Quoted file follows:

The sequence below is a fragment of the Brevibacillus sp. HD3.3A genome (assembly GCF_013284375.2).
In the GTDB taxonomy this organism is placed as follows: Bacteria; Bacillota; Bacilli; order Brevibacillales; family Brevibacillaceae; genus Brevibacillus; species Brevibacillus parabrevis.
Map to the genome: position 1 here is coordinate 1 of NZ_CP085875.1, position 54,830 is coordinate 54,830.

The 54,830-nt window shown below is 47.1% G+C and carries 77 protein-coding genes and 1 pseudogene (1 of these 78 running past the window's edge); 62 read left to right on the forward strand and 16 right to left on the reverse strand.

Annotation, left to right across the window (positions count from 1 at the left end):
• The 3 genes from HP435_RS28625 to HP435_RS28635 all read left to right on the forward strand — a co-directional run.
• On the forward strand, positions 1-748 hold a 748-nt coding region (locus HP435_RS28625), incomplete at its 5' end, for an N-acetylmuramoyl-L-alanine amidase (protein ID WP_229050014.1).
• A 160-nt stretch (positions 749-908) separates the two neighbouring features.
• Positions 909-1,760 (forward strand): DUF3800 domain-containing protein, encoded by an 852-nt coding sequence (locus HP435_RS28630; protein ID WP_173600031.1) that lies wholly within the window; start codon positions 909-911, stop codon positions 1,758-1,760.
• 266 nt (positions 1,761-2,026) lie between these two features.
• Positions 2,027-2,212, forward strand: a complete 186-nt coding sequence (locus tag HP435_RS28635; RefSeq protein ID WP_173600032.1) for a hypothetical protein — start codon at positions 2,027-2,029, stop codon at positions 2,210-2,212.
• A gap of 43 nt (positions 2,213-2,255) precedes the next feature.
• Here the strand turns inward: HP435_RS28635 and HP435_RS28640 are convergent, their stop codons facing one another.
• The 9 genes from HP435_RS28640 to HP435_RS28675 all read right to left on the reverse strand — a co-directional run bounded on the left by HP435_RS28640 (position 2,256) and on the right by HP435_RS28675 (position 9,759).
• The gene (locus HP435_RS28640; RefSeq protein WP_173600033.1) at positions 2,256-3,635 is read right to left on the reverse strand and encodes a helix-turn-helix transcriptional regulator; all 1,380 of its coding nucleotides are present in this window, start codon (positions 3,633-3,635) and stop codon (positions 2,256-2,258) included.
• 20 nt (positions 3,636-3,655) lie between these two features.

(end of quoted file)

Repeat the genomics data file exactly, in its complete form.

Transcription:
The sequence below is a fragment of the Brevibacillus sp. HD3.3A genome (assembly GCF_013284375.2).
In the GTDB taxonomy this organism is placed as follows: Bacteria; Bacillota; Bacilli; order Brevibacillales; family Brevibacillaceae; genus Brevibacillus; species Brevibacillus parabrevis.
Map to the genome: position 1 here is coordinate 1 of NZ_CP085875.1, position 54,830 is coordinate 54,830.

The 54,830-nt window shown below is 47.1% G+C and carries 77 protein-coding genes and 1 pseudogene (1 of these 78 running past the window's edge); 62 read left to right on the forward strand and 16 right to left on the reverse strand.

Annotation, left to right across the window (positions count from 1 at the left end):
• The 3 genes from HP435_RS28625 to HP435_RS28635 all read left to right on the forward strand — a co-directional run.
• On the forward strand, positions 1-748 hold a 748-nt coding region (locus HP435_RS28625), incomplete at its 5' end, for an N-acetylmuramoyl-L-alanine amidase (protein ID WP_229050014.1).
• A 160-nt stretch (positions 749-908) separates the two neighbouring features.
• Positions 909-1,760 (forward strand): DUF3800 domain-containing protein, encoded by an 852-nt coding sequence (locus HP435_RS28630; protein ID WP_173600031.1) that lies wholly within the window; start codon positions 909-911, stop codon positions 1,758-1,760.
• 266 nt (positions 1,761-2,026) lie between these two features.
• Positions 2,027-2,212, forward strand: a complete 186-nt coding sequence (locus tag HP435_RS28635; RefSeq protein ID WP_173600032.1) for a hypothetical protein — start codon at positions 2,027-2,029, stop codon at positions 2,210-2,212.
• A gap of 43 nt (positions 2,213-2,255) precedes the next feature.
• Here the strand turns inward: HP435_RS28635 and HP435_RS28640 are convergent, their stop codons facing one another.
• The 9 genes from HP435_RS28640 to HP435_RS28675 all read right to left on the reverse strand — a co-directional run bounded on the left by HP435_RS28640 (position 2,256) and on the right by HP435_RS28675 (position 9,759).
• The gene (locus HP435_RS28640; RefSeq protein WP_173600033.1) at positions 2,256-3,635 is read right to left on the reverse strand and encodes a helix-turn-helix transcriptional regulator; all 1,380 of its coding nucleotides are present in this window, start codon (positions 3,633-3,635) and stop codon (positions 2,256-2,258) included.
• 20 nt (positions 3,636-3,655) lie between these two features.